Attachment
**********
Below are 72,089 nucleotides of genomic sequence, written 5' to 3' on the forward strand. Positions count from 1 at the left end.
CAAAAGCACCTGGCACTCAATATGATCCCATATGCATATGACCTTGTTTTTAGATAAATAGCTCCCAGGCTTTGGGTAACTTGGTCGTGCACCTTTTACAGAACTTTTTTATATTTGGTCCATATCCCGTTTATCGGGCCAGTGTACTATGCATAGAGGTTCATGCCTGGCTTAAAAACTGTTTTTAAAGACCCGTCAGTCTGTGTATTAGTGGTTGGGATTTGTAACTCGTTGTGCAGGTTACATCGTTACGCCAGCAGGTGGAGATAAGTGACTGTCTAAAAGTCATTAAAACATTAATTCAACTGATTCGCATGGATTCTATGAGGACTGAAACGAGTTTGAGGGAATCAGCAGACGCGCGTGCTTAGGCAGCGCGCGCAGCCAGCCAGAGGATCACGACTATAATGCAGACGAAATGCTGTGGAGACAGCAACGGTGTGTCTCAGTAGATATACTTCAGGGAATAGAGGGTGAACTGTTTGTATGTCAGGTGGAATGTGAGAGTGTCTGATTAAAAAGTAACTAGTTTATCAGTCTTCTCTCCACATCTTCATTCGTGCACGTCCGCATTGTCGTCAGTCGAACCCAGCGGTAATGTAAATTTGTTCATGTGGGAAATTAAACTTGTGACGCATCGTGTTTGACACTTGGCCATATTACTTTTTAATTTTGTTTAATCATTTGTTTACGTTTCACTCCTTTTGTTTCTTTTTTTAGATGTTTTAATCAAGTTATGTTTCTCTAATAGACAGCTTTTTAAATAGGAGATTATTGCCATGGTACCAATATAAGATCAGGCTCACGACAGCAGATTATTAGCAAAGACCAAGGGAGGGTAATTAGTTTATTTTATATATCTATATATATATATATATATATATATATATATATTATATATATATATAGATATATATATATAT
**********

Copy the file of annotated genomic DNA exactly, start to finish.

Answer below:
Below are 72,089 nucleotides of genomic sequence, written 5' to 3' on the forward strand. Positions count from 1 at the left end.
CAAAAGCACCTGGCACTCAATATGATCCCATATGCATATGACCTTGTTTTTAGATAAATAGCTCCCAGGCTTTGGGTAACTTGGTCGTGCACCTTTTACAGAACTTTTTTATATTTGGTCCATATCCCGTTTATCGGGCCAGTGTACTATGCATAGAGGTTCATGCCTGGCTTAAAAACTGTTTTTAAAGACCCGTCAGTCTGTGTATTAGTGGTTGGGATTTGTAACTCGTTGTGCAGGTTACATCGTTACGCCAGCAGGTGGAGATAAGTGACTGTCTAAAAGTCATTAAAACATTAATTCAACTGATTCGCATGGATTCTATGAGGACTGAAACGAGTTTGAGGGAATCAGCAGACGCGCGTGCTTAGGCAGCGCGCGCAGCCAGCCAGAGGATCACGACTATAATGCAGACGAAATGCTGTGGAGACAGCAACGGTGTGTCTCAGTAGATATACTTCAGGGAATAGAGGGTGAACTGTTTGTATGTCAGGTGGAATGTGAGAGTGTCTGATTAAAAAGTAACTAGTTTATCAGTCTTCTCTCCACATCTTCATTCGTGCACGTCCGCATTGTCGTCAGTCGAACCCAGCGGTAATGTAAATTTGTTCATGTGGGAAATTAAACTTGTGACGCATCGTGTTTGACACTTGGCCATATTACTTTTTAATTTTGTTTAATCATTTGTTTACGTTTCACTCCTTTTGTTTCTTTTTTTAGATGTTTTAATCAAGTTATGTTTCTCTAATAGACAGCTTTTTAAATAGGAGATTATTGCCATGGTACCAATATAAGATCAGGCTCACGACAGCAGATTATTAGCAAAGACCAAGGGAGGGTAATTAGTTTATTTTATATATCTATATATATATATATATATATATATATATATATTATATATATATATAGATATATATATATAT